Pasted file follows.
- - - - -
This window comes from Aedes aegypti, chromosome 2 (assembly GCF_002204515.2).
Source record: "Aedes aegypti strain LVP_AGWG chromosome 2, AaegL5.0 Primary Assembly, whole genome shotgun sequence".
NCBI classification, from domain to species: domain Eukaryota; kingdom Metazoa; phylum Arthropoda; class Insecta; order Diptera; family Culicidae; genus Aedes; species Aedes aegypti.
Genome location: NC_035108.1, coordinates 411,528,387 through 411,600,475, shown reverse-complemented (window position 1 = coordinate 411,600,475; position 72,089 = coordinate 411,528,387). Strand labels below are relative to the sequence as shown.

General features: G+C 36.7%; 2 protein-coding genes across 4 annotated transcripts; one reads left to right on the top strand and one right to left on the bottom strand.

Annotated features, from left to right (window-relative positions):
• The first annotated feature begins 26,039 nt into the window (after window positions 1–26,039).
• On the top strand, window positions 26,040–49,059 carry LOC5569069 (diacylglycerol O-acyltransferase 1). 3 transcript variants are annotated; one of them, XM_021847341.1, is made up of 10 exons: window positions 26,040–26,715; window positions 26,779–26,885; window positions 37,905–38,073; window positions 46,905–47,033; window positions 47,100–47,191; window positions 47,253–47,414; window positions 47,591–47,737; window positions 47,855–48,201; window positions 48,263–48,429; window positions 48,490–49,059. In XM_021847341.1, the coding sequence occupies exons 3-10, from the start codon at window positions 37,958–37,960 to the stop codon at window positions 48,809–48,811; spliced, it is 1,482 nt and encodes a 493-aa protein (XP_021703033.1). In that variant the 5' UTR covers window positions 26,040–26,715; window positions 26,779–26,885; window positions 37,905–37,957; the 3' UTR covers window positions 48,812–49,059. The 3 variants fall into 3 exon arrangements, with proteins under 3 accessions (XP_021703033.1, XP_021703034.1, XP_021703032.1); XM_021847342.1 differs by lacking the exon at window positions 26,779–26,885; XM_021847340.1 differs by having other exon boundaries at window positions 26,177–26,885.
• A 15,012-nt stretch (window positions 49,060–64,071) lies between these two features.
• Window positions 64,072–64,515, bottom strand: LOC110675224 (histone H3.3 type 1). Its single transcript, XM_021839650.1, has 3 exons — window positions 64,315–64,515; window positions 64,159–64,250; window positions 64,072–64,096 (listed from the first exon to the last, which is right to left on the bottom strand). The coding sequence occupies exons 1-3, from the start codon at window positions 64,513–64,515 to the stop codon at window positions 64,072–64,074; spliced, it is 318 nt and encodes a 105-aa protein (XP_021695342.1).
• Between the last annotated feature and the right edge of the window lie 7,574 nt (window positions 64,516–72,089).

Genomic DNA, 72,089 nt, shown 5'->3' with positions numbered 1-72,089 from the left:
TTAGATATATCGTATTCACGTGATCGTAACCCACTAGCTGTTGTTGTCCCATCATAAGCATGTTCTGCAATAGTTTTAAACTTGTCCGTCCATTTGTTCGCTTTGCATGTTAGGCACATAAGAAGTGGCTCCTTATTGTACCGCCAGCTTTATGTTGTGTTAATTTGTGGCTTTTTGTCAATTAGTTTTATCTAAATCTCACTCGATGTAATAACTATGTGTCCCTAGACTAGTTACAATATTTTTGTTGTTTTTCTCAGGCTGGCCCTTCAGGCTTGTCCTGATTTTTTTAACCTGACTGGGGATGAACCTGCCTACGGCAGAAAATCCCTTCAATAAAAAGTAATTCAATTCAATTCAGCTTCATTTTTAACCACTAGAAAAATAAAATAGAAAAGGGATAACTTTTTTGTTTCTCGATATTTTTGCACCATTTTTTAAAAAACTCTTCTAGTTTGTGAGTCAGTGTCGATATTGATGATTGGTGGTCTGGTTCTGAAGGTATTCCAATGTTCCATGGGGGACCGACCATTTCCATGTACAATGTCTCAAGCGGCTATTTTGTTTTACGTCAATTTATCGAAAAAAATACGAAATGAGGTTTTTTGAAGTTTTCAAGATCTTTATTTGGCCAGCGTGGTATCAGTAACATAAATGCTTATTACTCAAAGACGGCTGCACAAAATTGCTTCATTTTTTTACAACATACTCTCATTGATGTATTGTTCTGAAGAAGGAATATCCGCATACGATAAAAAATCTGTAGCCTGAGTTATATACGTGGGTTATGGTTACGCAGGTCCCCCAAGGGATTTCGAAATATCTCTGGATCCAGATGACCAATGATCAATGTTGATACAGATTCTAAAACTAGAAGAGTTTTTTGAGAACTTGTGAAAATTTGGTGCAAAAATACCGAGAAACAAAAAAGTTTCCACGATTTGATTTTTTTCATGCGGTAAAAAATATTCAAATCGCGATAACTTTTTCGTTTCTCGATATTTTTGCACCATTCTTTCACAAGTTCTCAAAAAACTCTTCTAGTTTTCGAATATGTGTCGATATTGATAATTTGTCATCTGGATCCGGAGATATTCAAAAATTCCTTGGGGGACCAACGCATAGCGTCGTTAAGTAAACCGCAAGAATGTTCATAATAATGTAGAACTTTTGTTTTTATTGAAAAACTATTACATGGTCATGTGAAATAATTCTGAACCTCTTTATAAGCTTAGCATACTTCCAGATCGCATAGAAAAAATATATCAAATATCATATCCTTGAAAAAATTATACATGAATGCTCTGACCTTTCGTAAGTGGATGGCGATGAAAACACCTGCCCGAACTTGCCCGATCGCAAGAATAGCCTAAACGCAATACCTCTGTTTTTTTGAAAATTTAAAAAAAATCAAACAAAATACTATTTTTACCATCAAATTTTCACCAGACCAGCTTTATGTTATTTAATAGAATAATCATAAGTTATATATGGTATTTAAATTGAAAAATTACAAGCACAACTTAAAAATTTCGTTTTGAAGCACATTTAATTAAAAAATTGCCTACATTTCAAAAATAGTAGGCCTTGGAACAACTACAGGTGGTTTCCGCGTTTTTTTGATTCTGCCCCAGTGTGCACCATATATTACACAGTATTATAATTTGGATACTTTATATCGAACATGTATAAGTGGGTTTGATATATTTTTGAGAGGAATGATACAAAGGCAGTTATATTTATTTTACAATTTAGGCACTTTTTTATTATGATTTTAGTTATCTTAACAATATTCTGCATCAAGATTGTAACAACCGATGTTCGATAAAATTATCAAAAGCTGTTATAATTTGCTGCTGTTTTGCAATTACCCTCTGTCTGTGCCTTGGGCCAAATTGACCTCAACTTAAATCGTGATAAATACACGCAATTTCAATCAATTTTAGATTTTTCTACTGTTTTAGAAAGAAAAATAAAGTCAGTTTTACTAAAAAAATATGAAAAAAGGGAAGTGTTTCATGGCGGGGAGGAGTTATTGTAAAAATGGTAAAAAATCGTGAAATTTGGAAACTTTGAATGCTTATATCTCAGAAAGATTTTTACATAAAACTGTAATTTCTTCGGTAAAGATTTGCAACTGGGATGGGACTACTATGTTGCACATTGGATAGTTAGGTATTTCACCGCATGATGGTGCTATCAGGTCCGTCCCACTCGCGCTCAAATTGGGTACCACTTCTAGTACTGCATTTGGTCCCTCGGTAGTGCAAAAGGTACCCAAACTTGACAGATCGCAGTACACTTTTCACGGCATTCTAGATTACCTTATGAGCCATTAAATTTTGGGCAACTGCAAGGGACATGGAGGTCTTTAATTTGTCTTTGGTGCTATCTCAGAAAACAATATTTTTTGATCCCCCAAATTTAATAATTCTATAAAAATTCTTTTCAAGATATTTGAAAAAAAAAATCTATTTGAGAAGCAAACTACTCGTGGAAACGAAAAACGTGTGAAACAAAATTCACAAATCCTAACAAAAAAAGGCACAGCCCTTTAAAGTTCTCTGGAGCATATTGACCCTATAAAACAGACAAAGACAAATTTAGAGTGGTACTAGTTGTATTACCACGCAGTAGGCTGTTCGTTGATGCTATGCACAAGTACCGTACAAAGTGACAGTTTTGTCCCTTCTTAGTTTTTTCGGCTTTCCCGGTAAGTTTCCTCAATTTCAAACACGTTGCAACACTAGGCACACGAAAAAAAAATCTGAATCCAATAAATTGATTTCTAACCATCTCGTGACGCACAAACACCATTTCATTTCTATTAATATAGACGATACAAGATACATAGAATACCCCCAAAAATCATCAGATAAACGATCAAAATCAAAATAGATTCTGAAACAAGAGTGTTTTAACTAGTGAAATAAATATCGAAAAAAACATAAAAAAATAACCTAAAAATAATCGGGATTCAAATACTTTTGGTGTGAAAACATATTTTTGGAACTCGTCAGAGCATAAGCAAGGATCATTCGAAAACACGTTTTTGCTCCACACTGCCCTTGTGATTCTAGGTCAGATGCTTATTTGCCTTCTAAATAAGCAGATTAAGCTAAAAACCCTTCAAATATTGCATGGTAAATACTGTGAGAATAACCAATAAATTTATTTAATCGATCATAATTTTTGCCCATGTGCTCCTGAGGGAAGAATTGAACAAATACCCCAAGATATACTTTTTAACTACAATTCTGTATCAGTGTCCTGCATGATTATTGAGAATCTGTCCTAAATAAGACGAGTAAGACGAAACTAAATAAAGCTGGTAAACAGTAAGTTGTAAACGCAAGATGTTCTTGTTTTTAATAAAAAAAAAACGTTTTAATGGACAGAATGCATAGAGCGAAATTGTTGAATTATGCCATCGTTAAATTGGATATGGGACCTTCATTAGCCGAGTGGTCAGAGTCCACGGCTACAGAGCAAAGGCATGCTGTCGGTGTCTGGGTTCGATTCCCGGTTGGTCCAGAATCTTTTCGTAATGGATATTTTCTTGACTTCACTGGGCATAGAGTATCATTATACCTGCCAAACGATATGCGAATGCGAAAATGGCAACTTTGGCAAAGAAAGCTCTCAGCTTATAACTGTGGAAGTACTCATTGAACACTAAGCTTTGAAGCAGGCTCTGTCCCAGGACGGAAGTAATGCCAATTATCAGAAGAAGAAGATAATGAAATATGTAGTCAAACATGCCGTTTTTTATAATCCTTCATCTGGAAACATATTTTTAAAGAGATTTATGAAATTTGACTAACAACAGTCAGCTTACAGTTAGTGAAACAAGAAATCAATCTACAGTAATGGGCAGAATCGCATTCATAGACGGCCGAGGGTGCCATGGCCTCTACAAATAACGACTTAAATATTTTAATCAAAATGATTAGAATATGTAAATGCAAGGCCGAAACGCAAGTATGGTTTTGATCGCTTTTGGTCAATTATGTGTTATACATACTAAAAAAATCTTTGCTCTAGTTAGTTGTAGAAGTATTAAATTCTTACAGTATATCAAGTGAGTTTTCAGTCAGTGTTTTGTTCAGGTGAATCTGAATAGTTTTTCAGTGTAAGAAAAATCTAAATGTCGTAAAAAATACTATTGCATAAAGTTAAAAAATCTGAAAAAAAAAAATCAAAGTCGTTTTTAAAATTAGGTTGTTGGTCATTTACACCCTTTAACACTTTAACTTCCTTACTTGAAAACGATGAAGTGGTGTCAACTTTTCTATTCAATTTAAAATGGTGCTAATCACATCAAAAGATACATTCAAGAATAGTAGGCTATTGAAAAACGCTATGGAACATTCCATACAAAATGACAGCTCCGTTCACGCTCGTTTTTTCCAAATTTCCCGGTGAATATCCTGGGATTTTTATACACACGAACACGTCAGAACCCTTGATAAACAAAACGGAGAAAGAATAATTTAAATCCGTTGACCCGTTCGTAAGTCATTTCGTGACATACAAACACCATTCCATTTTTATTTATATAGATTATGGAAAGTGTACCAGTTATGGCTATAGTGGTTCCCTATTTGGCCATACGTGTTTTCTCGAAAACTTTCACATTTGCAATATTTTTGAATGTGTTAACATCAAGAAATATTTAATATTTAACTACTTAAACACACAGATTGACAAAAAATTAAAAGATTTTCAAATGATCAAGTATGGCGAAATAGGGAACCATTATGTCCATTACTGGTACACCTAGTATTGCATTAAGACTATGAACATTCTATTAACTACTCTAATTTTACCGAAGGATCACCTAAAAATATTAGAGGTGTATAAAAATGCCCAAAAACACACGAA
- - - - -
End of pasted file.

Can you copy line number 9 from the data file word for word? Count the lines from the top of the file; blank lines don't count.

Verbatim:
• A 15,012-nt stretch (window positions 49,060–64,071) lies between these two features.